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Lawyer Seeks 12-Year Sentence For Madoff

This article is more than 11 years old.

Bernard Madoff's lawyer has told a judge scheduled to sentence the disgraced financier next week that 12 years in prison will be sufficient punishment for the man who swindled tens of billions of investors' dollars in one of history's biggest frauds.

Attorney Ira Sorkin also said in court papers made public Tuesday that his 71-year-old client "will speak to the shame he has felt and to the pain he has caused" when U.S. District Judge Denny Chin sentences him on Monday.

"We seek neither mercy nor sympathy," Sorkin wrote. But he urged Chin to "set aside the emotion and hysteria attendant to this case" as he determines the sentence.

Madoff faces up to 150 years in prison after pleading guilty on March 12 to 11 felony counts including securities fraud and perjury. He admitted operating a massive Ponzi scheme for decades.

Sorkin said a sentence of a dozen years in prison would acknowledge Madoff's voluntary surrender, full acceptance of responsibility, meaningful cooperation efforts and the nonviolent nature of his crime.

Still, the lawyer added that a prison term of 15 to 20 years would not disproportionately punish Madoff compared to sentences given other white collar criminals. "Indeed, such a range will appropriately eliminate concerns for disparate treatment among similarly situated nonviolent offenders," he wrote.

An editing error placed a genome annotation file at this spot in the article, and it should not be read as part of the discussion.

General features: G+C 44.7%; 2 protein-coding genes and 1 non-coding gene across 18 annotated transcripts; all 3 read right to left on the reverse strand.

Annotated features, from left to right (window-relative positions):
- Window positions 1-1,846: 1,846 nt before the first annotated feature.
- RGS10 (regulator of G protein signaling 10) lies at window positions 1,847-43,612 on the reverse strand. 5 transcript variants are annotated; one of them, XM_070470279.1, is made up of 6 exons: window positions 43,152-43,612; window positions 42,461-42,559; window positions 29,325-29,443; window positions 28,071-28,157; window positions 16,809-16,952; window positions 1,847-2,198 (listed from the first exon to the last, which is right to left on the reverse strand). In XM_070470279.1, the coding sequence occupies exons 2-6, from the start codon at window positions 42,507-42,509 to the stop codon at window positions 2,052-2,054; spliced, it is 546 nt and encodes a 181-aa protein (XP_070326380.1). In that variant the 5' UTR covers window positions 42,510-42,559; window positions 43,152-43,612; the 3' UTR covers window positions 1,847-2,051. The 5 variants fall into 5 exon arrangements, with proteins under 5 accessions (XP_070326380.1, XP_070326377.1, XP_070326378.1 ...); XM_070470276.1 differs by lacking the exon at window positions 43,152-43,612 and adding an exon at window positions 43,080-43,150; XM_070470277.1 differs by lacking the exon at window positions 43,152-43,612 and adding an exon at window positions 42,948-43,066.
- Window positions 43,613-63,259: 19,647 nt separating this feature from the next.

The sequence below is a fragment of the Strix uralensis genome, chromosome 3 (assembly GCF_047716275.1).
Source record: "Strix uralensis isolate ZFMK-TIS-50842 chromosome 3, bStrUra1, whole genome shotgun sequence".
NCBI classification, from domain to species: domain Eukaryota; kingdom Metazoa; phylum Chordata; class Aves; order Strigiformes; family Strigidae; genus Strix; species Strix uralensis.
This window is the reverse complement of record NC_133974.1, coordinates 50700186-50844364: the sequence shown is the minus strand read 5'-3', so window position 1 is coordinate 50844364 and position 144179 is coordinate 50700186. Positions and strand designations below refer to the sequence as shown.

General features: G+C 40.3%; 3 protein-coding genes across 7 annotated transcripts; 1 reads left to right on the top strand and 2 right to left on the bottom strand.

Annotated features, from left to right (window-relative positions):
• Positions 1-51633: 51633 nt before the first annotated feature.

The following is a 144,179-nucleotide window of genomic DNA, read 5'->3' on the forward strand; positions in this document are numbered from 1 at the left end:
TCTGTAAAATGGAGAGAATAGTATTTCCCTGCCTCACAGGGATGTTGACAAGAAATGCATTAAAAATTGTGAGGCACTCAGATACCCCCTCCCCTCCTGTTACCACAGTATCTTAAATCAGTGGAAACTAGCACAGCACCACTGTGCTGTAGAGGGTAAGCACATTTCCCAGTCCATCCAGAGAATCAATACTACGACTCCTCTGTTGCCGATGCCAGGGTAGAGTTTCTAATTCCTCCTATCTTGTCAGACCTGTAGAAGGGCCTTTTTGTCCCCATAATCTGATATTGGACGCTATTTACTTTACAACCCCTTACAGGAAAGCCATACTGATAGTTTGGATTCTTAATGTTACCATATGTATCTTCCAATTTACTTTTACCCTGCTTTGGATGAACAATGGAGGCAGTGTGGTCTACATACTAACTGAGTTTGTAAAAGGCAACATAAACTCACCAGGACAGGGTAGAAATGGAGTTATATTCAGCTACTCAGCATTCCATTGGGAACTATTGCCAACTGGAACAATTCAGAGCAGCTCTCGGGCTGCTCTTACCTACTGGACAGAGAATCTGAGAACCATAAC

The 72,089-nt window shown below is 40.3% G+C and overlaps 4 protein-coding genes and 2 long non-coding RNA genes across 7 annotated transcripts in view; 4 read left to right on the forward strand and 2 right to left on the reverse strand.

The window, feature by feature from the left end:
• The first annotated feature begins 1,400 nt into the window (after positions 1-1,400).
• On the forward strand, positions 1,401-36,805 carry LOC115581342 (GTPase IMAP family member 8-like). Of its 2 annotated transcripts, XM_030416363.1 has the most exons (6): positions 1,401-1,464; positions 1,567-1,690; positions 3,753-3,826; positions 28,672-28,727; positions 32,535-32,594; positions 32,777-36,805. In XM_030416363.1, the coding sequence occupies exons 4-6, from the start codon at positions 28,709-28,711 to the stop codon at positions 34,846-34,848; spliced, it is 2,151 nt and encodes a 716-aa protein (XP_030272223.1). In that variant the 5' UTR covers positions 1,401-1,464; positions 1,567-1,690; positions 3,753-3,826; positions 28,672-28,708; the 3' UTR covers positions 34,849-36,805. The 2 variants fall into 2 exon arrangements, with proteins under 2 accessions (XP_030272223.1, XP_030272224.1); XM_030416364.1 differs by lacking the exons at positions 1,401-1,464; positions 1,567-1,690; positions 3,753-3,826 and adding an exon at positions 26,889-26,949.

The lawyer included in his submission to the court late Monday an analysis of sentences given to defendants in fraud-related cases between 1999 and 2008 that concluded the average sentence when leniency was not provided was 15.3 years in prison.

He also noted that Madoff's age would leave him with an average life expectancy of 12.6 more years.

In his submission, Sorkin cited dozens of letters from Madoff victims urging Chin to make sure Madoff never gets out of prison.

"The significant anger and resentment evidence in the victims' words is no doubt justified in light of the circumstances of this case," Sorkin said. "Thankfully, none of the fury expressed in the victim statements has been as shocking as the death threats and anti-Semitic e-mails that have been directed toward Mr. Madoff and his counsel."

Still, he added, the tone of the victim statements "suggests a desire for a type of mob vengeance that, if countenanced here, would negate and render meaningless the role of the court."

Madoff was arrested in December after he confessed to his sons that the private investment side of his business was a fraud. Authorities say Madoff promised investors their accounts were worth as much as $65 billion. In reality, only several hundred million dollars remained.

Janice Oh, a spokeswoman for federal prosecutors in Manhattan, said the office had no comment.

This program aired on June 23, 2009. The audio for this program is not available.

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